Like other jurisdictions around the world, the UAE has been impacted by the coronavirus outbreak and has taken positive measures to ensure its containment and management among its citizens and residents. These have included federally-mandated remote instruction across schools and universities nationwide, the testing or quarantining of passengers arriving into the UAE, and a campaign by the Ministry of Health to support hygienic practices to stop the spread of the disease.
Because of its preventive policy framework and protectionist legislation, the UAE does not suffer from many issues that are confronting other nations since the first reported cases of the coronavirus in December 2019.
Based on perceived issues with pharmaceutical quality and efficacy from decades ago, the UAE elected to restrict the importation of pharmaceuticals and medical devices from China. The vast majority of medication imported into the UAE originates in Western Europe or North America. Indeed, the UAE counts Germany, the U.S., France, and Switzerland among the premier sources of its medication. Even a significant portion of herbal medication (often associated with Traditional Chinese Medicine) which enters the UAE arrives from the U.S. or Europe.
In recent years, the UAE has also begun the manufacture and exportation of generic drugs.
Therefore, with respect to pharmaceuticals and medical products, China is not a significant link in the medical supply chain of the UAE.
UAE law regarding the importation of pharmaceuticals and medical devices and related dispute resolution
In addition to the restrictions on country of origin, the UAE has very stringent laws and guidelines with respect to the importation of pharmaceuticals and medical devices. Specifically: no medication or device may be marketed within the country until it has been registered with the UAE Ministry of Health (MOH); medication or devices may only be imported into the UAE with a pharmaceutical or medical device import license as granted by the MOH, and medication or devices can only be sold or distributed by an agent who is duly registered with the MOH as well as the Ministry of Economy. The holder of a pharmaceutical license must be a UAE national.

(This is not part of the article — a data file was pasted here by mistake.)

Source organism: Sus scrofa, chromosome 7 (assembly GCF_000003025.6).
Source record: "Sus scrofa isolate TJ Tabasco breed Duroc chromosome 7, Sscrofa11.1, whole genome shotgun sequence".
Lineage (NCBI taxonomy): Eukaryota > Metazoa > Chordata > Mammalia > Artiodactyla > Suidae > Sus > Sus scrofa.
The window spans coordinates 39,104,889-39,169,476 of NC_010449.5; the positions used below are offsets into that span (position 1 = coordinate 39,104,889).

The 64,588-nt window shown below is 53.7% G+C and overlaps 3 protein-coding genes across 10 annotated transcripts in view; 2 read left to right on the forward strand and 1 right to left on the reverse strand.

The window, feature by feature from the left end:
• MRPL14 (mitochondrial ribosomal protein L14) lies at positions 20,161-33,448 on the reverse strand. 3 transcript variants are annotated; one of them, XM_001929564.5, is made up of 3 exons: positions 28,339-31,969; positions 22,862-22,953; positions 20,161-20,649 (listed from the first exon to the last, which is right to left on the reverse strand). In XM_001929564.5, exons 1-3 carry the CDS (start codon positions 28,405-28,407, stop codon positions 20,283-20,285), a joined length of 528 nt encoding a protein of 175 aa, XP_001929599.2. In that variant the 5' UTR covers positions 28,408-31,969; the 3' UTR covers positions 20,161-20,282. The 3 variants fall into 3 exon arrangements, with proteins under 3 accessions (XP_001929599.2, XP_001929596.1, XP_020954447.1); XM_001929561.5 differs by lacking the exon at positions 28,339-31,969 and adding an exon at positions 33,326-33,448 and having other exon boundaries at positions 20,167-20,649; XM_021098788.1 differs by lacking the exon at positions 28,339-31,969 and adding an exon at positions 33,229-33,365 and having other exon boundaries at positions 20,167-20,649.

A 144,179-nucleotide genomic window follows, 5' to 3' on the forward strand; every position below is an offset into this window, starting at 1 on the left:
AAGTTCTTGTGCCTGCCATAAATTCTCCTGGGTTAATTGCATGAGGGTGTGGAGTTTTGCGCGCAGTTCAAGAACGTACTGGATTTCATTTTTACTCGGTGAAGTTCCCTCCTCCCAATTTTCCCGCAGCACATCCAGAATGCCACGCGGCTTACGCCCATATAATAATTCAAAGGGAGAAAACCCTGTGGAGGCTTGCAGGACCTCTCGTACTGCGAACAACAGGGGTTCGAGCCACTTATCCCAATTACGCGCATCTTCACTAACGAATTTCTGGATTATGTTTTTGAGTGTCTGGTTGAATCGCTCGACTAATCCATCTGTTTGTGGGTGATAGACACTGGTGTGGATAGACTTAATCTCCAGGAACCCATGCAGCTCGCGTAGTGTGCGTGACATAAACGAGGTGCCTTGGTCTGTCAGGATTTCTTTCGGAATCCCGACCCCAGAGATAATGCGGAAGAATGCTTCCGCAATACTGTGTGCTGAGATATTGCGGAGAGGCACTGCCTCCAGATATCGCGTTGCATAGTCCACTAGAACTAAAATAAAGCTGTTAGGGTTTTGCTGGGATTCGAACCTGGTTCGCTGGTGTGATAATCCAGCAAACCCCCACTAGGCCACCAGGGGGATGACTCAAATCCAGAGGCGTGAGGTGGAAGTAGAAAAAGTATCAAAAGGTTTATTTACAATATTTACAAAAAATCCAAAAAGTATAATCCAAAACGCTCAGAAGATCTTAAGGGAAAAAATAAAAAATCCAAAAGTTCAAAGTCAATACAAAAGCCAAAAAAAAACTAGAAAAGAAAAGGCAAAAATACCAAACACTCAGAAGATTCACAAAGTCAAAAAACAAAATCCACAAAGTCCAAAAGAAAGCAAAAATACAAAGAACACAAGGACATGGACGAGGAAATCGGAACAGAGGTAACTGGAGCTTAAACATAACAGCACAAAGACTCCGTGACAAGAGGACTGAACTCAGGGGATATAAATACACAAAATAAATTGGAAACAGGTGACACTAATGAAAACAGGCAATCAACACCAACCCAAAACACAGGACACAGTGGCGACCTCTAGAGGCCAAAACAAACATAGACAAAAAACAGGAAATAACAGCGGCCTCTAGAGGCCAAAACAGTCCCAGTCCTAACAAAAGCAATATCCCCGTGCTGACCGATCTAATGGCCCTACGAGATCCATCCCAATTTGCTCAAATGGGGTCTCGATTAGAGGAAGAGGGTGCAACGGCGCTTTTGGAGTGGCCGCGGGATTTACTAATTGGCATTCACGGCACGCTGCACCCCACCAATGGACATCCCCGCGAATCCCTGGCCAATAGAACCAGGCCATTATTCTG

Under applicable law, agency relationships between a principal and an agent are not arbitrable. Therefore, any disputes between a local agent and a foreign pharmaceutical company on contracts for the sale or importation of drugs or medical devices would have to be settled by the relevant UAE Courts.
A foreign medical drug or device manufacturer may set up a manufacturing presence within a free zone. However, the sale or distribution of such manufactured products would still need to be implemented by a licensed pharmacy or medical store. A foreign owner in such pharmacy or medical store would not be able to hold more than 49 per cent of that company’s shares.
Even in the nexus of these potential contractual relationships, it would be nearly impossible to avoid the application of UAE Law.
While parties in other jurisdictions may encounter issues relating to their pharmaceutical contracts and arbitration clauses contained therein, these are unlikely to affect the UAE because of various importation and legal restrictions.
Only time will tell how deeply other sectors of the UAE economy are affected by the coronavirus, and what legal knock-on effects may arise.
References available on request.
This article appears in the March/April edition of Omnia Health Magazine. Other topics include AI in healthcare, patient safety, mobile healthcare and further updates around on COVID-19 from the healthcare industry.